Early June, the automotive media fraternity was invited for a unique “knowledge sharing” session at the Mahindra headquarters in Mumbai; a session that attempted to demystify the much-debated Bharat Stage VI emission norms. Less than nine months to go for the nationwide rollout of the stringent regulations, the auto major announced its readiness to launch BS VI-ready products much ahead of the deadline set by the government.
In fact, almost the entire industry – OEMs and suppliers alike – has corroborated its readiness. Having said that, how the transition takes place at every level of the automotive value chain is still work in progress, say experts. Moreover, there are serious concerns about estimating the exact demand for BS VI vehicles, as much it is a concern with inventory planning to sell-off the entire lot of BS IV vehicles by March 31, 2020.
The biggest accomplishment for the industry in this whole exercise has been in its meticulous planning and execution, despite the initial brouhaha about the myriad challenges it possessed. Back in 2016, the industry was faced with tremendous pressure on time, cost and most importantly, availability of technology.
Manufacturers in the country had the option of importing technology and components to ensure they met the time deadlines, but that approach would have made the products unviable from a cost perspective. Sure enough, OEMs worked with local Indian suppliers, innovated, created intellectual property in the process, designed, developed and have manufactured in the country. This is a serious endorsement of the industry’s ingenuity and capability in technology development and value creation.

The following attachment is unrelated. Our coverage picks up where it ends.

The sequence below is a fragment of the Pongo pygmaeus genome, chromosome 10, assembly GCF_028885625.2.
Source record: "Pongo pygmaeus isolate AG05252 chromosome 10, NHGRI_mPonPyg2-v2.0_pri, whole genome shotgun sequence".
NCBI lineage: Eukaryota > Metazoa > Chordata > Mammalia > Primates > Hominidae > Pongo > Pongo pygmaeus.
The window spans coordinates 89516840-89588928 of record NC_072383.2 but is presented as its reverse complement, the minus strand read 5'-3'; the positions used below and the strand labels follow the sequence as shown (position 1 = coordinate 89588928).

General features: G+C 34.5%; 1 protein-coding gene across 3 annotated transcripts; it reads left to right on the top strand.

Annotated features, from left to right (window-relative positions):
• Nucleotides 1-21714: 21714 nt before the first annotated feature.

On the other hand, NITI Aayog’s recent directive to two- and three-wheeler manufacturers to come up with concrete plans towards their transition to electric mobility by 2023 for three-wheelers and 2025 for two-wheelers – that too in just a fortnight – has been met with stiff resistance from several industry quarters. The government think tank is pushing for 100 % EVs by completely banning two-wheelers up to 150 cc that are powered by IC engines.
At a time when the industry is reeling under severe stress, with passenger vehicle sales in May 2019 slumping 20.55 % – recording the sharpest ever fall in the last 18 years – amidst weak consumer demand, this demand from the government has come as a rude shock to the industry. Being ready for a transition of this magnitude calls for adequate planning on products and technology, as well as the need to build an ecosystem that can serve and address the needs of every relevant stakeholder.
DEEPANGSHU DEV SARMAH
New Delhi, July 2019